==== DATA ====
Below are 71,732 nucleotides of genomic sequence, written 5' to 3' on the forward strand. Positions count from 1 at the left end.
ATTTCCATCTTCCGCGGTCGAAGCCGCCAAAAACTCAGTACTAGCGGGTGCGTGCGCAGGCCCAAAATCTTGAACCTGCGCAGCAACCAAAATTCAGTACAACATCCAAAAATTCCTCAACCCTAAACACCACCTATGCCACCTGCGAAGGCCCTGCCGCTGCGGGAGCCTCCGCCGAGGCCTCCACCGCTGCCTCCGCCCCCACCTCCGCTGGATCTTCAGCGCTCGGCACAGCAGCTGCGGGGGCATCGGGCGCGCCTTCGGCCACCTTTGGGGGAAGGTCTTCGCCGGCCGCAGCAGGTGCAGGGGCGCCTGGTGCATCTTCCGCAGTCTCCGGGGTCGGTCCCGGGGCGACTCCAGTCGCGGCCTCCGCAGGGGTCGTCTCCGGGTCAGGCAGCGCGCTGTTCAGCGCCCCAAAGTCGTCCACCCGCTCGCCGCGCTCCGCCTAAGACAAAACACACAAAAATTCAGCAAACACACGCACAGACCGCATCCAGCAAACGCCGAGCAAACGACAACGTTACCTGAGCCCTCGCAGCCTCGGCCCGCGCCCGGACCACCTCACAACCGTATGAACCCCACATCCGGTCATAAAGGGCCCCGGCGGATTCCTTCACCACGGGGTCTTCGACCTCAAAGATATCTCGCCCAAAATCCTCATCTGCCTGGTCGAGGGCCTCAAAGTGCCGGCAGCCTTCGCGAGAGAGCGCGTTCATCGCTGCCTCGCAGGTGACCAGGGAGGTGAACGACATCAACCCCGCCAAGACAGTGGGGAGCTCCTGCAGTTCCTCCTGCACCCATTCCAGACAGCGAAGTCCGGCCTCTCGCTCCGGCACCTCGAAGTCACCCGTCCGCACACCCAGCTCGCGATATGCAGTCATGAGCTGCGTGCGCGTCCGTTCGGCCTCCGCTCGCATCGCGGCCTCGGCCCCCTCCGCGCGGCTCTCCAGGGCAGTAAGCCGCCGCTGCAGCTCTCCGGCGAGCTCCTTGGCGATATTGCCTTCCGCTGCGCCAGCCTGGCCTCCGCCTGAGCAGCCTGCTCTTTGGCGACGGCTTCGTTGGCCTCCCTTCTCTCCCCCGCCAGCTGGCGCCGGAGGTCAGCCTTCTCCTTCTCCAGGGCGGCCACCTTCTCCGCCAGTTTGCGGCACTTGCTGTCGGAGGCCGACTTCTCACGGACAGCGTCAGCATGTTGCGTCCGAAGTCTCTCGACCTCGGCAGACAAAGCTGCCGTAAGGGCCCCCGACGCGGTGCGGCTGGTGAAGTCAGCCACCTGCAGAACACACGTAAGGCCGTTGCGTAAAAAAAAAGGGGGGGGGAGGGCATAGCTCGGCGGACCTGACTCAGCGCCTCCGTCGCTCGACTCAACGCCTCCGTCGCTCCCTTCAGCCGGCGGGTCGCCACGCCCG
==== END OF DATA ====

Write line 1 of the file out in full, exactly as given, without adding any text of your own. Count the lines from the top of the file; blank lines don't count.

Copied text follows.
Below are 71,732 nucleotides of genomic sequence, written 5' to 3' on the forward strand. Positions count from 1 at the left end.